Newlyweds bring hometown Mexican flavour north

Roxana Perez de Iga and Jorge Iga moved to the Yukon from Mexico 10 days after they got married. They're a long way from Saltillo, in the state of Coahuila, but they have brought little pieces of their former home with them.

Roxana Perez de Iga and Jorge Iga moved to the Yukon from Mexico 10 days after they got married.

They’re a long way from Saltillo, in the state of Coahuila, but they have brought little pieces of their former home with them.

And to them, that means mostly the food.

Perez and Iga have just opened a new restaurant, La Patrona, that serves food in the traditional Saltillo style, just like mom and grandma make.

“Aside from it being something we love, it’s also a piece of home,” said Perez of the new restaurant.

Black and white photos of the heroes of the Mexican revolution adorn the walls of the new location at 4th Ave and Steele St., next to Antoinette’s.

Sarapes, colourful woven cloths that are particular to the region of Mexico where they come from, hang near the entrance.

Perez pointed out that they are similar in style to the button blankets made by some of the Yukon’s First Nations.

And other elements of fusion between Saltillo and Whitehorse cultures are apparent, if you look close enough.

One wall is covered with shelves of tiny potted cacti. Perez said they remind them of their home state, which is in the desert.

“As soon as Jorge saw them in Canadian Tire, he was like, ‘I’ve got to have them.’”

She would like to eventually serve wild Yukon game meat in Mexican-style recipes, like maybe a bison chile relleno, or stuffed pepper, said Perez.

“That would be the most amazing thing for me.”

Perez and Iga came to the Yukon for a new adventure and a great opportunity. The first thing they noticed was the cold.

“It was winter and it was April!” said Perez.

They came under the Yukon Business Nominee Program. The newlyweds had close friends living in Whitehorse, and planned to start a food truck to sell traditional food in the style of their hometown.

After they have spent a couple years in the Yukon, the government will review what they have accomplished, and if all goes well they will then be eligible for Canadian citizenship.

“We started our lives here together, you know, as a family. So we would love to be here,” said Perez.


In just half a year, they have already accomplished a lot.

By mid-June they had their distinct yellow food truck up and running, serving tacos and aguas frescas, or juice, to hungry lunchtime patrons.

They credit the new restaurant, which wasn’t part of the original plan, to the success of the food cart and the encouragement of Yukoners.

“Everyone has been so supportive and welcoming and just helpful in everything,” said Perez. “You feel the warmth and you feel them wanting you to succeed, and that’s just something we’re not used to. In Mexico, it’s so different.”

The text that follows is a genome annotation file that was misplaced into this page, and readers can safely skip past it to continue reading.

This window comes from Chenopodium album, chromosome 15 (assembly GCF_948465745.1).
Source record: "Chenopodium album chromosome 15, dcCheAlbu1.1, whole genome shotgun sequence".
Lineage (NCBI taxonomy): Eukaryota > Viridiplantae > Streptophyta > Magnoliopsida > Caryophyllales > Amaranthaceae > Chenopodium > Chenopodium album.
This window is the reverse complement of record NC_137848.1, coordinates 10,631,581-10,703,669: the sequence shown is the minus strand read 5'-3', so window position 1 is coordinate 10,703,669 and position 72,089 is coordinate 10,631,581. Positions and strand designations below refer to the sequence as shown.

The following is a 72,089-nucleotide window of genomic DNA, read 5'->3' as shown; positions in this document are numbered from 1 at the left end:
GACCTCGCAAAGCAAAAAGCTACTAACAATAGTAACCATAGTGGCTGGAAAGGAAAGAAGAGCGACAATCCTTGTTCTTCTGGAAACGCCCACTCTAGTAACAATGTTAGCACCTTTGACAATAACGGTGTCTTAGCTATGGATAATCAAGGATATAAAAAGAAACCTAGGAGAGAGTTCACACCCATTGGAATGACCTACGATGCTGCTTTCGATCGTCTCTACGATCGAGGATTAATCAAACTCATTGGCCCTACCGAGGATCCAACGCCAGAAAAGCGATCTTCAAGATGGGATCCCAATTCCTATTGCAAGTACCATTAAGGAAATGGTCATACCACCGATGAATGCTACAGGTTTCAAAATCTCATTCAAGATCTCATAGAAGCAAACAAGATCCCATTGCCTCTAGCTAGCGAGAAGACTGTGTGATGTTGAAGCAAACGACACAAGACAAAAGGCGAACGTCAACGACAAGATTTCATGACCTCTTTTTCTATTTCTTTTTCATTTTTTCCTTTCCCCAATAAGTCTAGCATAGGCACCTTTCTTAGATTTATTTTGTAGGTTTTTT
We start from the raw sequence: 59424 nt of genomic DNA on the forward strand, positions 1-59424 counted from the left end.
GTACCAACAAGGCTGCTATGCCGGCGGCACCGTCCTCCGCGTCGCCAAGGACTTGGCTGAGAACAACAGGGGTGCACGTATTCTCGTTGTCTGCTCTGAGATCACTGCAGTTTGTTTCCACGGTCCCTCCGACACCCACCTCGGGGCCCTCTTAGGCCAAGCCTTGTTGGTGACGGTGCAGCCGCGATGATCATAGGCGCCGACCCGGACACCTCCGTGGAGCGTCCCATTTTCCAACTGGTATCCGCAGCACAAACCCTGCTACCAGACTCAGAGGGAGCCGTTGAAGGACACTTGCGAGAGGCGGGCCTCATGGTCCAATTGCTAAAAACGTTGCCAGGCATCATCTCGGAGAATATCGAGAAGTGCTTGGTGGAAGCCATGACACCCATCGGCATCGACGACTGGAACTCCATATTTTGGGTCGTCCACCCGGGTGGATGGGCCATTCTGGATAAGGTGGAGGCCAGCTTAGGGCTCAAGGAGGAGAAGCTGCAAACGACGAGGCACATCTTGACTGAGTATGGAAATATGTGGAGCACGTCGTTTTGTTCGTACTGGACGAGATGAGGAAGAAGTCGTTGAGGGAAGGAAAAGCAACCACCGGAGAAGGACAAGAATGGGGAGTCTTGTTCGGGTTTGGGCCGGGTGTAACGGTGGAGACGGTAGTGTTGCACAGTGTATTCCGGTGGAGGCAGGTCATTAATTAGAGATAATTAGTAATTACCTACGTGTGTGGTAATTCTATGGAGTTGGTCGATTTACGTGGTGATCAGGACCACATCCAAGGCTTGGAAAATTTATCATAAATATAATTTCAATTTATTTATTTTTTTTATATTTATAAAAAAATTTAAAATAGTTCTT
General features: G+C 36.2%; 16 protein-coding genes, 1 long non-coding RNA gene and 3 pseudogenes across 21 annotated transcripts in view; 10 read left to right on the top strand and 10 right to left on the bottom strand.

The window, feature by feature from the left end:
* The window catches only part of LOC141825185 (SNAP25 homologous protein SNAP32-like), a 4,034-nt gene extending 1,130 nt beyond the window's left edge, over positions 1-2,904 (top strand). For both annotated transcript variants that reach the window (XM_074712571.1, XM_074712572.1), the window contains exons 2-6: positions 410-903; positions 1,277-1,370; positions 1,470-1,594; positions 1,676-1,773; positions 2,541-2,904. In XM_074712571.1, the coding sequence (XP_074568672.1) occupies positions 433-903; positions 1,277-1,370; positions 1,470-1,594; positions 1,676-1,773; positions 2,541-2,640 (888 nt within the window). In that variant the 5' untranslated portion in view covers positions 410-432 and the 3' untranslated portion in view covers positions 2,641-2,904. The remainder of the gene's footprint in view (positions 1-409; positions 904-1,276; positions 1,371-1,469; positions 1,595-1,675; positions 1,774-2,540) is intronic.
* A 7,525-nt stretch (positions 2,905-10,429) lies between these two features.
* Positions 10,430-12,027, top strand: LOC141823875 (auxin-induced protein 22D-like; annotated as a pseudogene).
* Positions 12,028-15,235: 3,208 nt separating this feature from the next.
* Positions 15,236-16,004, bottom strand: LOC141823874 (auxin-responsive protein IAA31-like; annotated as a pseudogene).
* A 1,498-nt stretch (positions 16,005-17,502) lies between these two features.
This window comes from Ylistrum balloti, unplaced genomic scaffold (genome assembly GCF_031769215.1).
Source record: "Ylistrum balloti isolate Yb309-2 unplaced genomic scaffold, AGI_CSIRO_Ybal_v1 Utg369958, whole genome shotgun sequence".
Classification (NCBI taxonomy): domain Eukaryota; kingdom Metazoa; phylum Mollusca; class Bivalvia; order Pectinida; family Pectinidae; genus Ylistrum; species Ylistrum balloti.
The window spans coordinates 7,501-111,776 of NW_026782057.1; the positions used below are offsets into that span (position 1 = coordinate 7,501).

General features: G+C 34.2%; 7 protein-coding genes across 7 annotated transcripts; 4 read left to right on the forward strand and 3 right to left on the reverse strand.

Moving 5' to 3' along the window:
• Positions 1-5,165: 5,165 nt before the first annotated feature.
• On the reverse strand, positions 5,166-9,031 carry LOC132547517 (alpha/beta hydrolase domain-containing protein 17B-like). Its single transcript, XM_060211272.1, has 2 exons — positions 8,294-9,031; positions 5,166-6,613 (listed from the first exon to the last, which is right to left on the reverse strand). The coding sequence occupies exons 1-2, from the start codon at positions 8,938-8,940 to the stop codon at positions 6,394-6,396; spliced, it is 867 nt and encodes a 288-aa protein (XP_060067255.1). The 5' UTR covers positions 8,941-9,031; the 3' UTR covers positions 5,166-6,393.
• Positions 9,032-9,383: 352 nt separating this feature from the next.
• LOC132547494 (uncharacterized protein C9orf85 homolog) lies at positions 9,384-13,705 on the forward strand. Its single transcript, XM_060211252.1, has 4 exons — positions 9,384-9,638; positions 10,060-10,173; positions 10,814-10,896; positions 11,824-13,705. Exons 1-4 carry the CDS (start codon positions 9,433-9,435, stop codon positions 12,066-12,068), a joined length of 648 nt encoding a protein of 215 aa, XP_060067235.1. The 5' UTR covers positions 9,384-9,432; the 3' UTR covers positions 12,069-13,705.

Those familiar with the La Patrona food truck will find similar offerings on the restaurant’s lunch menu.

Dinner offers something completely different, with more elaborate traditional dishes.

Despite the difficulties of finding the right ingredients, fresh, ripe and in season, Perez wanted to stay as true as possible to the recipes she knows from home.

She wants you to try them that way, too.

“I just do the dishes as they are,” said Perez. “I almost do no changes if someone asks. ‘Oh, I want my something without cilantro.’ I’ll go in and ask, ‘Is it because your allergic, or … ? Just try it, as it is. There’s a reason why it’s served this way.’”

Gluten-free and vegetarian options, on the other hand, are available.

While running the food cart this summer, Perez found that some customers were unwilling to experiment with new foods once they found something they really liked.

They would came back again and again, asking for fish tacos and cucumber lemon juice, for example, every time.

But Perez insisted that her customers broaden their experience of her home-style cooking.

“OK, today you’re having shrimp tacos and guava hibiscus water,” she would tell them.

“No, I want fish tacos,” they would often reply.

“No, you’re having this. And then next time you can have fish tacos again,” she told them.

Many times, they would come back saying they liked the shrimp even better than the fish, she said.

“I want people to have the experience of tasting food as we have it back home. Maybe it’s not what they’ve tried before in Mexico, but it’s our hometown food, and I kind of force them a little bit to just eat it, and if you don’t like it, it’s OK.”

She hopes more people will order the flan, a custard-style dessert topped with dulce de leche and walnuts. It’s her mom’s recipe and her husband’s favourite, she said.

La Patrona is open for lunch Monday through Friday from 11 a.m. to 2:30 p.m.

Starting next week, dinner will be served Monday through Saturday from 5:30 to 9 p.m.

Contact Jacqueline Ronson at

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